Over the last five years the number of new seminarians beginning their studies in Maynooth has been: 13 in 2011; 10 in 2010; 24 in 2009; 14 in 2008; 18 in 2007.

The final figure for the number of seminarians in the 2012 entry class will be confirmed in December after the students complete the class retreat and the ‘Introductory Programme’.

Take note that 12 is not yet the final figure for the number of seminarians in the 2012 entry class; it can -- and most likely will -- still shrink.

Ireland has 26 dioceses.

Lux Occulta has the following analysis of Ireland's continuing (and worsening) vocations crisis.

"The Irish bishops’ much-celebrated Year for Vocations in 2008-2009 was a failure. Numbers entering Maynooth increased by only 20% in 2009 from the previous year, a relatively insignificant jump when you consider both the low base from which it proceeded and the vast resources that were poured into the campaign. This could be partly attributed to the fallout from the Ryan Report released that year; likewise, the even lower numbers for this year and 2011 might have been affected by the impact of the Cloyne Report and the Cardinal Brady scandal. But the collapse of vocations continues an ongoing trend from long before the sex scandals emerged in the 1990s. By the late 1980s vocations had collapsed to such an extent that Cardinal O’Fiaich provoked surprise when he predicted that Ireland would soon have to import priests from Africa. Even a writer as hostile to the Church as Malachi O’Doherty observes in Empty Pulpits that the dearth of vocations can’t be attributed wholesale to the sex scandals: “Even before that shock hit, there were few left in their right minds who would want to take holy orders.”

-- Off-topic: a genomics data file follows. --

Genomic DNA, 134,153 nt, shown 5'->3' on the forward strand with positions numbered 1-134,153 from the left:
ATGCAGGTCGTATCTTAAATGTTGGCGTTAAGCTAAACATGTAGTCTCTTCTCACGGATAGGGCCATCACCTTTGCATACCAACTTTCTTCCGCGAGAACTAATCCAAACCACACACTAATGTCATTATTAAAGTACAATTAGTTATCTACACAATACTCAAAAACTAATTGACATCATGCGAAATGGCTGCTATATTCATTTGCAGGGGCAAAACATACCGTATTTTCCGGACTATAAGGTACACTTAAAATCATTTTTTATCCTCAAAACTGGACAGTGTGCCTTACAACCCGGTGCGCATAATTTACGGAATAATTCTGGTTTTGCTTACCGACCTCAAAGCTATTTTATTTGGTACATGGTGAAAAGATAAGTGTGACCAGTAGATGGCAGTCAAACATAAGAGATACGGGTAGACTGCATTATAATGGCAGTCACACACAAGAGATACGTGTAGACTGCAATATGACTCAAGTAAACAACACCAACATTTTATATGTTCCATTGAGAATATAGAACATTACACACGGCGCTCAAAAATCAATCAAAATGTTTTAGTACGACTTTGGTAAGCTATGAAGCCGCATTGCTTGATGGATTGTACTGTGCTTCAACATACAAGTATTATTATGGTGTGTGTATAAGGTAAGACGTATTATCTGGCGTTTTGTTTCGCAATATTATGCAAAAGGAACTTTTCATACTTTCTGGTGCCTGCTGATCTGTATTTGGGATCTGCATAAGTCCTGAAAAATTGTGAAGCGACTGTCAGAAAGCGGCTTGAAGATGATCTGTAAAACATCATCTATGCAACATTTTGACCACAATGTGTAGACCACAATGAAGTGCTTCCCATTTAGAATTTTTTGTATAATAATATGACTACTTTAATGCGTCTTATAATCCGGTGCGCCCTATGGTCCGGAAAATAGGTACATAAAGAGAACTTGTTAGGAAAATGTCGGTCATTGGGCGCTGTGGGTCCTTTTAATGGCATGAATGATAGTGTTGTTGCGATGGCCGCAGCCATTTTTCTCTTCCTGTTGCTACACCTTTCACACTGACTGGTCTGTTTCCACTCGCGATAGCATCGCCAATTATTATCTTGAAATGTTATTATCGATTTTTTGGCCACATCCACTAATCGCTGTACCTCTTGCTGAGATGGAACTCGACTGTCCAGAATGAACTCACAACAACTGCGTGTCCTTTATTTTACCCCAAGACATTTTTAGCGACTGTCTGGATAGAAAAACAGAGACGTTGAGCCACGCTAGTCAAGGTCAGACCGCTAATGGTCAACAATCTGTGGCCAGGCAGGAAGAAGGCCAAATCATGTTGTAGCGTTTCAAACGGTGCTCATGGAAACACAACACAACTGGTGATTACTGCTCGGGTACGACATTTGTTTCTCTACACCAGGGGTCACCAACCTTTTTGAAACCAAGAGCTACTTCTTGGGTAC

One reason for the failure of the Year of Vocations lay in the insipid marketing mentality which has come to dominate the Irish episcopal conference and its attendant bureaucracy. In common with the consumerist mentality of western society, the Irish bishops thought you could solve a problem just by throwing money at it and hiring some advertising consultants. Another reason lay in the campaign’s secular and naturalist presentation of the priesthood. The priest’s role of ‘service’ and ‘listening’ was heavily emphasized, but in such a way that priesthood was portrayed as just another career, entirely devoid of a supernatural character. 

I would suggest that the crisis in vocations has much deeper roots. Perusing historic ordination statistics for Maynooth, one is immediately impressed with the fact that the crisis in vocations goes back all the way to the 1960s. Ordinations at Maynooth peaked in 1963 when 558 new priests were ordained. The trajectory after that is unrelentingly downward. This is particularly dramatic in the case of Dublin. In 1962 (the same year the Second Vatican Council began its deliberations) 21 new priests from Maynooth (Note: Dublin also had its own seminary at Clonliffe until 2001) were ordained for the diocese of Dublin. By 1970, a mere eight years later, only 2 new priests from Maynooth were ordained for that highly populated diocese. The following year seen the ordination of just 1 priest, while no Dublin priests were ordained in 1972, a trend that continued until 1982 (when one Dublin priest was ordained).